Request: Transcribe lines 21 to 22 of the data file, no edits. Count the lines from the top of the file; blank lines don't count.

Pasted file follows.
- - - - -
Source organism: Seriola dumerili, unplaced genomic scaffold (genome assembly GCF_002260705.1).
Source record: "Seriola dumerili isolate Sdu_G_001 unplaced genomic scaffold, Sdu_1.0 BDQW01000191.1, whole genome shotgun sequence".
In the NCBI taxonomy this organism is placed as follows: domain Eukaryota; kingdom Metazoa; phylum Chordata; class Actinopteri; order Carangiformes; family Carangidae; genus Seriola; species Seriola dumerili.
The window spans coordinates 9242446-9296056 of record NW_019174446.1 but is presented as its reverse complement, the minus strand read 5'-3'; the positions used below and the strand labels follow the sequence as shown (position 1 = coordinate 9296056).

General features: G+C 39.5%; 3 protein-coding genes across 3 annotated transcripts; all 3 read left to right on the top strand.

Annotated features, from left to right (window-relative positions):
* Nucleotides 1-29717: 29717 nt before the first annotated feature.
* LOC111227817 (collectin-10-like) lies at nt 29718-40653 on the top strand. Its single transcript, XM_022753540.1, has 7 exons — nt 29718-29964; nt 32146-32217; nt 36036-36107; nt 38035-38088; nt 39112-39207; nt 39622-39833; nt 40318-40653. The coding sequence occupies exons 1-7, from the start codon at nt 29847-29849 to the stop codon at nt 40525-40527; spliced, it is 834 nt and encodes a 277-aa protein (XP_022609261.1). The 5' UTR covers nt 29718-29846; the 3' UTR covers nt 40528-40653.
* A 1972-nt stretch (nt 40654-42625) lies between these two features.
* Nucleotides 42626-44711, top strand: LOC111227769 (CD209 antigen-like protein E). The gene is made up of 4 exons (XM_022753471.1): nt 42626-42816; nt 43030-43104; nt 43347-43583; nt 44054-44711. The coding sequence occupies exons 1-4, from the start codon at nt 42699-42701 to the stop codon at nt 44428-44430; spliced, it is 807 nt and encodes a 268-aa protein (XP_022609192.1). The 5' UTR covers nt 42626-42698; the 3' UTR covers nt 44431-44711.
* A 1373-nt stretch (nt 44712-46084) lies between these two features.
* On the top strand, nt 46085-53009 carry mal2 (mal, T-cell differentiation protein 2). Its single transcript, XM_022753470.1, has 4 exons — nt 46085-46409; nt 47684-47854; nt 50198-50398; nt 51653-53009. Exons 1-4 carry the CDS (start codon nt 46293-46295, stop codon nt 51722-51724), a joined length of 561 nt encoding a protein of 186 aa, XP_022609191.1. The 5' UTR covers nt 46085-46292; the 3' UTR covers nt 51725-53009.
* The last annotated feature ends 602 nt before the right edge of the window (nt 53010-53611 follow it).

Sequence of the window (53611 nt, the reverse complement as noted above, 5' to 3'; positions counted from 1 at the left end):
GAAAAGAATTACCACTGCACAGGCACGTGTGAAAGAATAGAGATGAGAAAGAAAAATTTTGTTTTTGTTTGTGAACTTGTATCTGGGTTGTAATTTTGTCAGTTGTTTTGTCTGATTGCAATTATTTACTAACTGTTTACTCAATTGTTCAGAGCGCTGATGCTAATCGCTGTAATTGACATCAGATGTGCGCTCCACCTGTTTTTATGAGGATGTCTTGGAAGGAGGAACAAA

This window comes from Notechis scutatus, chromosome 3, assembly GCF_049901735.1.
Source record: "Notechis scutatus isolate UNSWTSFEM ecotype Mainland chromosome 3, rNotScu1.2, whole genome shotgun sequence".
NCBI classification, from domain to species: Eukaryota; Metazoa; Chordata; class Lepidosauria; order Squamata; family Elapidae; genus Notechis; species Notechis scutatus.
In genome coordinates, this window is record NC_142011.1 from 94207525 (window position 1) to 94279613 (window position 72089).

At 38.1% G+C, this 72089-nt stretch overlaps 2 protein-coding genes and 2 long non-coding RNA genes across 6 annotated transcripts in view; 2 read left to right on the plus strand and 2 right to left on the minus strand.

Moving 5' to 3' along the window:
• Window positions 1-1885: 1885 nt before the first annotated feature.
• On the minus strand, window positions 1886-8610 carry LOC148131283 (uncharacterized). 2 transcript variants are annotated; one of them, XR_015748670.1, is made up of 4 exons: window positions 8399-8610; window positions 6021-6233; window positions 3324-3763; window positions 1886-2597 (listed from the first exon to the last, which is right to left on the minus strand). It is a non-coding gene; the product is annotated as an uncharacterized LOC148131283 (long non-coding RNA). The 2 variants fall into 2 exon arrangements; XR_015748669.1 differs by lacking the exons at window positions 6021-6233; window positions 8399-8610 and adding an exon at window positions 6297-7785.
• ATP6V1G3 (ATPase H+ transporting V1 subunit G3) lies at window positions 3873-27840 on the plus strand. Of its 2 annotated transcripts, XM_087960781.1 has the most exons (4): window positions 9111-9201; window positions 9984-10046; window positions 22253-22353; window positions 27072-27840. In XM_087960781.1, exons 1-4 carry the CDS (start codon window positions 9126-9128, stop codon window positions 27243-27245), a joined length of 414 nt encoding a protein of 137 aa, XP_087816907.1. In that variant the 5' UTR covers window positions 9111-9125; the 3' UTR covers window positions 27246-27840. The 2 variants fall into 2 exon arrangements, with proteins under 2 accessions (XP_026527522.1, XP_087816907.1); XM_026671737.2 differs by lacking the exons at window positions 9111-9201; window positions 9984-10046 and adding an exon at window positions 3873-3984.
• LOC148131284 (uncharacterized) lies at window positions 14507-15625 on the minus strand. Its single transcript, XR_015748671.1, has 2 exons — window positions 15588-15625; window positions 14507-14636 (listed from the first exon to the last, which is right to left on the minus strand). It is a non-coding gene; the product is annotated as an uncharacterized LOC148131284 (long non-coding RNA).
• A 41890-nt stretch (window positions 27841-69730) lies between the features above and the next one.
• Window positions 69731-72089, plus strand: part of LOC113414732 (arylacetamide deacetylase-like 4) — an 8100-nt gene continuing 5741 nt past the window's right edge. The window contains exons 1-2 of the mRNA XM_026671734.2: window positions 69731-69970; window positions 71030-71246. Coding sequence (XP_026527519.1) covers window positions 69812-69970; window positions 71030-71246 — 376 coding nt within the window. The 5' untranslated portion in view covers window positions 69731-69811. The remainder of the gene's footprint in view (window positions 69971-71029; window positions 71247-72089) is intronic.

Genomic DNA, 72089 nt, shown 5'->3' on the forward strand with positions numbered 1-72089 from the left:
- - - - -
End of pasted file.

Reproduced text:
Moving 5' to 3' along the window:
• Window positions 1-1885: 1885 nt before the first annotated feature.